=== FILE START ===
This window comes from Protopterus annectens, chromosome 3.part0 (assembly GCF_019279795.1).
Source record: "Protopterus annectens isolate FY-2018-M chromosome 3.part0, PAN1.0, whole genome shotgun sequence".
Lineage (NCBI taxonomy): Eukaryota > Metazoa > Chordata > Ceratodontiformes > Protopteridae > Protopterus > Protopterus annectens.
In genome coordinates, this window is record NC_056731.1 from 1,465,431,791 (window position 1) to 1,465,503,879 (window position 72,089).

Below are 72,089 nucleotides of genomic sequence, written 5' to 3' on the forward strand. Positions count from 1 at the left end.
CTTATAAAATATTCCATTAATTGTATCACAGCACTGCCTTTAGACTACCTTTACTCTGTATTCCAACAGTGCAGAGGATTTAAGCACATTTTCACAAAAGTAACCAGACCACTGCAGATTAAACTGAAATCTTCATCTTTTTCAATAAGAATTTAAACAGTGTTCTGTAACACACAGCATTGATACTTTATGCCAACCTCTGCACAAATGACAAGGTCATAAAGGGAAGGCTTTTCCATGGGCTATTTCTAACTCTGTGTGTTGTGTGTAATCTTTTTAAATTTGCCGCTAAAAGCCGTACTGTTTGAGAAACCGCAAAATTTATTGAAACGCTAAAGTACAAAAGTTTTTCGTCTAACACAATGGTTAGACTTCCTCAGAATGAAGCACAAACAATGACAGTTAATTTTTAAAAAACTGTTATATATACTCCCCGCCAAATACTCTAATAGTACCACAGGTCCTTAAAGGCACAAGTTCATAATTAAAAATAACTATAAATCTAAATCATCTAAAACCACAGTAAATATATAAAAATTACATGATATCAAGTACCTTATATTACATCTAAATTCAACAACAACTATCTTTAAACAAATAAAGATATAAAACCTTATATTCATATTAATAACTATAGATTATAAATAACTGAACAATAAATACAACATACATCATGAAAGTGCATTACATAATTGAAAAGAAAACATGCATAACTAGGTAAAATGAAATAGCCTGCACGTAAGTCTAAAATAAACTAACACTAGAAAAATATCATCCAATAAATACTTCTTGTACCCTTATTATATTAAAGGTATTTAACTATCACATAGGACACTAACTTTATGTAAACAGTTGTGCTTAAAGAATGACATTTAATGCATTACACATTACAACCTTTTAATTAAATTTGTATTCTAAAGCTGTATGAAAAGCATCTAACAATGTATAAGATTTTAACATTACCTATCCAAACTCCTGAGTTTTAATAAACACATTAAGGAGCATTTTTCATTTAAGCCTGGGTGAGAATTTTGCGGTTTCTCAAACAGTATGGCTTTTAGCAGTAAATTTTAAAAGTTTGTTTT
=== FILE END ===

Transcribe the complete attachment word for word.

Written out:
This window comes from Protopterus annectens, chromosome 3.part0 (assembly GCF_019279795.1).
Source record: "Protopterus annectens isolate FY-2018-M chromosome 3.part0, PAN1.0, whole genome shotgun sequence".
Lineage (NCBI taxonomy): Eukaryota > Metazoa > Chordata > Ceratodontiformes > Protopteridae > Protopterus > Protopterus annectens.
In genome coordinates, this window is record NC_056731.1 from 1,465,431,791 (window position 1) to 1,465,503,879 (window position 72,089).

Below are 72,089 nucleotides of genomic sequence, written 5' to 3' on the forward strand. Positions count from 1 at the left end.
CTTATAAAATATTCCATTAATTGTATCACAGCACTGCCTTTAGACTACCTTTACTCTGTATTCCAACAGTGCAGAGGATTTAAGCACATTTTCACAAAAGTAACCAGACCACTGCAGATTAAACTGAAATCTTCATCTTTTTCAATAAGAATTTAAACAGTGTTCTGTAACACACAGCATTGATACTTTATGCCAACCTCTGCACAAATGACAAGGTCATAAAGGGAAGGCTTTTCCATGGGCTATTTCTAACTCTGTGTGTTGTGTGTAATCTTTTTAAATTTGCCGCTAAAAGCCGTACTGTTTGAGAAACCGCAAAATTTATTGAAACGCTAAAGTACAAAAGTTTTTCGTCTAACACAATGGTTAGACTTCCTCAGAATGAAGCACAAACAATGACAGTTAATTTTTAAAAAACTGTTATATATACTCCCCGCCAAATACTCTAATAGTACCACAGGTCCTTAAAGGCACAAGTTCATAATTAAAAATAACTATAAATCTAAATCATCTAAAACCACAGTAAATATATAAAAATTACATGATATCAAGTACCTTATATTACATCTAAATTCAACAACAACTATCTTTAAACAAATAAAGATATAAAACCTTATATTCATATTAATAACTATAGATTATAAATAACTGAACAATAAATACAACATACATCATGAAAGTGCATTACATAATTGAAAAGAAAACATGCATAACTAGGTAAAATGAAATAGCCTGCACGTAAGTCTAAAATAAACTAACACTAGAAAAATATCATCCAATAAATACTTCTTGTACCCTTATTATATTAAAGGTATTTAACTATCACATAGGACACTAACTTTATGTAAACAGTTGTGCTTAAAGAATGACATTTAATGCATTACACATTACAACCTTTTAATTAAATTTGTATTCTAAAGCTGTATGAAAAGCATCTAACAATGTATAAGATTTTAACATTACCTATCCAAACTCCTGAGTTTTAATAAACACATTAAGGAGCATTTTTCATTTAAGCCTGGGTGAGAATTTTGCGGTTTCTCAAACAGTATGGCTTTTAGCAGTAAATTTTAAAAGTTTGTTTT